To describe Richmond tonight, I could easily begin, Twas a dark and stormy night....But you know, I'm not complaining. All the better for me to veg out in front of the TV, wine in hand (I bought a box at Target!) and catch up on my stacks upon stacks of horror movies begging for a night like this to watch them. Tonight's feature presentation is Tod Browning's THE UNKNOWN, starring the wonderful, the magical, Lon Chaney. Not that whiny wolf man guy, but his daddy ;P
Wow, what a treat! In fact, I watched it twice. This is why I do what I do, people. What is that, Jenn? Drink wine and blather on about how cute the cats are? No (*in an exasperated tone*), ya'll, this is one of those movies that reinforces my love of all things horror-ly cinematic. It's wild and crazy and melancholic and brilliantly excecuted and has lots of overt Freudian subtext. So here we go!
Alonzo the Armless (Chaney) is a guy masquerading as a sideshow attraction to avoid detection from police for a series of robberies he committed. He's taken to binding his arms and hands inside a corset and has perfected the art of smoking, drinking tea, playing guitar, and throwing knives with his feet to complete the ruse. He is in love with Nanon (a beautiful young Joan Crawford), the sideshow owner's daughter and his partner in the knife throwing show. Nanon suffers from an interesting sexual phobia in that she cannot stand the feeling of a man's hands or arms. Irony alert!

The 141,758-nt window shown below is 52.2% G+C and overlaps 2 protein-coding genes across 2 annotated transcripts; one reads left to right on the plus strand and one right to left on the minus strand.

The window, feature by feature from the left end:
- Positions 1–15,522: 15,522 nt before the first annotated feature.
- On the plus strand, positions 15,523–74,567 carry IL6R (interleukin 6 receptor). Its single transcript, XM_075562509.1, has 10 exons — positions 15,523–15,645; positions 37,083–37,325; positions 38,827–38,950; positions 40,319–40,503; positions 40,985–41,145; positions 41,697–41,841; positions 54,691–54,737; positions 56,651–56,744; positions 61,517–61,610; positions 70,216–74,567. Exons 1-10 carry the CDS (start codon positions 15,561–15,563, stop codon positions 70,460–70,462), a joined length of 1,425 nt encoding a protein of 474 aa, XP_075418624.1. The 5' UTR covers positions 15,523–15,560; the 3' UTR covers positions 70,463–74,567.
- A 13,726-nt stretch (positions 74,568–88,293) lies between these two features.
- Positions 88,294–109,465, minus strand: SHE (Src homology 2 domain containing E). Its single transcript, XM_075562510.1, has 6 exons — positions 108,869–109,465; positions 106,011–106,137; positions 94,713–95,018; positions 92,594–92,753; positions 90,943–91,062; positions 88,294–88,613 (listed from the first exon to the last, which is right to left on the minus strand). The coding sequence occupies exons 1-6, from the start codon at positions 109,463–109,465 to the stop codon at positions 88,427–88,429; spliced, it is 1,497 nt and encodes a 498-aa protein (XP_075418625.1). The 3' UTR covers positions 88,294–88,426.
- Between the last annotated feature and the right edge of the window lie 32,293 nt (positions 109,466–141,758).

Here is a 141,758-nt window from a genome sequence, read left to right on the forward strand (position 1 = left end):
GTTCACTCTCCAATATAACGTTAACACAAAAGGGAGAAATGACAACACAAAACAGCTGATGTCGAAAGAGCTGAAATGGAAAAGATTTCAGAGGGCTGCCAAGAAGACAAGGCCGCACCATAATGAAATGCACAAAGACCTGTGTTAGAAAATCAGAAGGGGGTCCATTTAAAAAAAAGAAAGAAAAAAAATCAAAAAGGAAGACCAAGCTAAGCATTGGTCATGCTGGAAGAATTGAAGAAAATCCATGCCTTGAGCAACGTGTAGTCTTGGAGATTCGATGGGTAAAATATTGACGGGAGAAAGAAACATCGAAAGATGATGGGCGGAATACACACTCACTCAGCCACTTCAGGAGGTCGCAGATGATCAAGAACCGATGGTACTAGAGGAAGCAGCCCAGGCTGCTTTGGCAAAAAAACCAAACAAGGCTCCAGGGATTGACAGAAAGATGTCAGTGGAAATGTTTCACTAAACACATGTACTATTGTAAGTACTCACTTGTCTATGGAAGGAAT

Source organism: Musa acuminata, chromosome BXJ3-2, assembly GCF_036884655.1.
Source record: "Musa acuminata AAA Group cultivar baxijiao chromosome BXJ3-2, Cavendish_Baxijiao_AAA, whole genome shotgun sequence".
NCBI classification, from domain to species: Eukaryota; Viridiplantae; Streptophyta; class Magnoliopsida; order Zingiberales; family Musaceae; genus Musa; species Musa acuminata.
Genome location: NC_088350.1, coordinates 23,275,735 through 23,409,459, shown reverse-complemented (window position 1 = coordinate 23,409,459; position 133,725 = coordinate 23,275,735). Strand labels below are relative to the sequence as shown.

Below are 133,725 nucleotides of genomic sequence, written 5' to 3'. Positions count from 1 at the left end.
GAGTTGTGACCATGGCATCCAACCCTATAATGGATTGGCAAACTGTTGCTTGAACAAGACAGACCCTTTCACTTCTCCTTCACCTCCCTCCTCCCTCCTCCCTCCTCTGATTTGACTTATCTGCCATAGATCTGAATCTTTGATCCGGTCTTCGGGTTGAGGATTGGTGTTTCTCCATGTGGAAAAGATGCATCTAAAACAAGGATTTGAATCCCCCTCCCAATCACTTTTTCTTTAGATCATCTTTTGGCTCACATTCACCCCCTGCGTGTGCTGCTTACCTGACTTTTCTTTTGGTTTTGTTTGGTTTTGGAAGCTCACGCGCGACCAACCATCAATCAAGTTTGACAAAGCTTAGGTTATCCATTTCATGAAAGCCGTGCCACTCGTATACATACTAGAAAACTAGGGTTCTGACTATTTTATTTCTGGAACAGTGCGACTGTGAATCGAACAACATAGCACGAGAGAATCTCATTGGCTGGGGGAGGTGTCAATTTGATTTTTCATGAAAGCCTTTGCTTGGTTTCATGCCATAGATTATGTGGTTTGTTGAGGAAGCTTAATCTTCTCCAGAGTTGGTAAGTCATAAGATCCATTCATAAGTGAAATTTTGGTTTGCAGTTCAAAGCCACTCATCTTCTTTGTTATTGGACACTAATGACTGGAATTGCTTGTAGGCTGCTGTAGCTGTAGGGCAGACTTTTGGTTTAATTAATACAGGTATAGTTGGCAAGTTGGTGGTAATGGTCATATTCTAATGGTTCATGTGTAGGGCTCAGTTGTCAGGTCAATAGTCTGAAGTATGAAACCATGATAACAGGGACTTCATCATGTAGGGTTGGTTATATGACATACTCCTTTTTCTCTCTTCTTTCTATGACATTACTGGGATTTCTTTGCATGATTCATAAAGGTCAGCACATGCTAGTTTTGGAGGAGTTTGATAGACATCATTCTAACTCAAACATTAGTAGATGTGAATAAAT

Seems Alonzo must keep his love for Nanon at a distance less she discover his abhorrent appendages and there's that nasty business about him being exposed not just as a fraudulent freak, but as a 'armed' (get it?) robber as well. However, it gets even thicker, in that Alonzo, when unbound, has a siamese thumb on his right hand, which was the only part of him Nanon glimpsed when Alonzo finally kills her father after a beatdown and his cruelty towards Nanon. Yeah, things take a turn for the convoluted, but it's not without merit. And it's wildly entertaining, as well.
So deep and pained is his love for Nanon, Alonzo bribes a doctor to remove his arms for reals, only to return to find her in the arms, literally, of the circus strongman, Malabar. Seems she's gotten over her proclivity and has been residing in the arms of Malabar for quite some time now, while here Alonzo was off getting amputated so they could be together and all. Women! A fickle sort, aren't they?
So, a menacing sort to be sure (remember he's a killer and a bank robber, but somehow you still feel sorry for him), Alonzo decides to emasculate (and by this, I mean, rip off Malabar's arms - we'll get to the sex stuff in a second - let me just get through the plot!), the strong man and almost succeeds when he tries to rig a complicated horse on a treadmill circus act. (You have to see it! It's over the top and weird and wonderful and not something I thought existed in the early 20th century circus performances. Or now, for that matter. Or ever, really.) Alonzo almost succeeds, but in a fit of remorse, finds himself under the hooves of a crazed horse instead.